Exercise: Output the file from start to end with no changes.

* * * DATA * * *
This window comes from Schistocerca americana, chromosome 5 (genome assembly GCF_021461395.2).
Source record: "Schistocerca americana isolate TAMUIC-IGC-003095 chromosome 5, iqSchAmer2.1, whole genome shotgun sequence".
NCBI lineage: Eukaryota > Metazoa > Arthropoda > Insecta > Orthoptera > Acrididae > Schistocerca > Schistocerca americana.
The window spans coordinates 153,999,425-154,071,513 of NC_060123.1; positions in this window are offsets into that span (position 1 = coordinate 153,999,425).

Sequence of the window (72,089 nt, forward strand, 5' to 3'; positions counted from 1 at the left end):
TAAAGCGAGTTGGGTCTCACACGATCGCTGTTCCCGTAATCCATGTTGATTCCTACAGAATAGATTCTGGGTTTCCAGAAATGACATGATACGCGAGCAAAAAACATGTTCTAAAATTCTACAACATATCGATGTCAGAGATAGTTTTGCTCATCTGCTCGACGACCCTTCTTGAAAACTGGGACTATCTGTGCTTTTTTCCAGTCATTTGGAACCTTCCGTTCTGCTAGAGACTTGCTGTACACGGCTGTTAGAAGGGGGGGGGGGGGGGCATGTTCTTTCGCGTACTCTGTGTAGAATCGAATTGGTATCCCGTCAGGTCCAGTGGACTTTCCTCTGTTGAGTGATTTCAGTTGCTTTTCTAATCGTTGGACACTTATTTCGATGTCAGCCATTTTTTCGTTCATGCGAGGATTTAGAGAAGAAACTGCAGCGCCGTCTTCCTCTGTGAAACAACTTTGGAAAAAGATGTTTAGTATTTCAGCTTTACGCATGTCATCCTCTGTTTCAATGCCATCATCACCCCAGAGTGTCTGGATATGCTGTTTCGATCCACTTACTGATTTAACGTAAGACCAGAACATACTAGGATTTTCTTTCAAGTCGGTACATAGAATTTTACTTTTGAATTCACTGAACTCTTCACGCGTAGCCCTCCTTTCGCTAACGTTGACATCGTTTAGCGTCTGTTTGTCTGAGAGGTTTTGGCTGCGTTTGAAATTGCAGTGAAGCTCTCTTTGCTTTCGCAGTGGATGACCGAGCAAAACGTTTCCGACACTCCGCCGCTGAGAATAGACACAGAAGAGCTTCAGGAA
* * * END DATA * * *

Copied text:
This window comes from Schistocerca americana, chromosome 5 (genome assembly GCF_021461395.2).
Source record: "Schistocerca americana isolate TAMUIC-IGC-003095 chromosome 5, iqSchAmer2.1, whole genome shotgun sequence".
NCBI lineage: Eukaryota > Metazoa > Arthropoda > Insecta > Orthoptera > Acrididae > Schistocerca > Schistocerca americana.
The window spans coordinates 153,999,425-154,071,513 of NC_060123.1; positions in this window are offsets into that span (position 1 = coordinate 153,999,425).

Sequence of the window (72,089 nt, forward strand, 5' to 3'; positions counted from 1 at the left end):
TAAAGCGAGTTGGGTCTCACACGATCGCTGTTCCCGTAATCCATGTTGATTCCTACAGAATAGATTCTGGGTTTCCAGAAATGACATGATACGCGAGCAAAAAACATGTTCTAAAATTCTACAACATATCGATGTCAGAGATAGTTTTGCTCATCTGCTCGACGACCCTTCTTGAAAACTGGGACTATCTGTGCTTTTTTCCAGTCATTTGGAACCTTCCGTTCTGCTAGAGACTTGCTGTACACGGCTGTTAGAAGGGGGGGGGGGGGGGCATGTTCTTTCGCGTACTCTGTGTAGAATCGAATTGGTATCCCGTCAGGTCCAGTGGACTTTCCTCTGTTGAGTGATTTCAGTTGCTTTTCTAATCGTTGGACACTTATTTCGATGTCAGCCATTTTTTCGTTCATGCGAGGATTTAGAGAAGAAACTGCAGCGCCGTCTTCCTCTGTGAAACAACTTTGGAAAAAGATGTTTAGTATTTCAGCTTTACGCATGTCATCCTCTGTTTCAATGCCATCATCACCCCAGAGTGTCTGGATATGCTGTTTCGATCCACTTACTGATTTAACGTAAGACCAGAACATACTAGGATTTTCTTTCAAGTCGGTACATAGAATTTTACTTTTGAATTCACTGAACTCTTCACGCGTAGCCCTCCTTTCGCTAACGTTGACATCGTTTAGCGTCTGTTTGTCTGAGAGGTTTTGGCTGCGTTTGAAATTGCAGTGAAGCTCTCTTTGCTTTCGCAGTGGATGACCGAGCAAAACGTTTCCGACACTCCGCCGCTGAGAATAGACACAGAAGAGCTTCAGGAA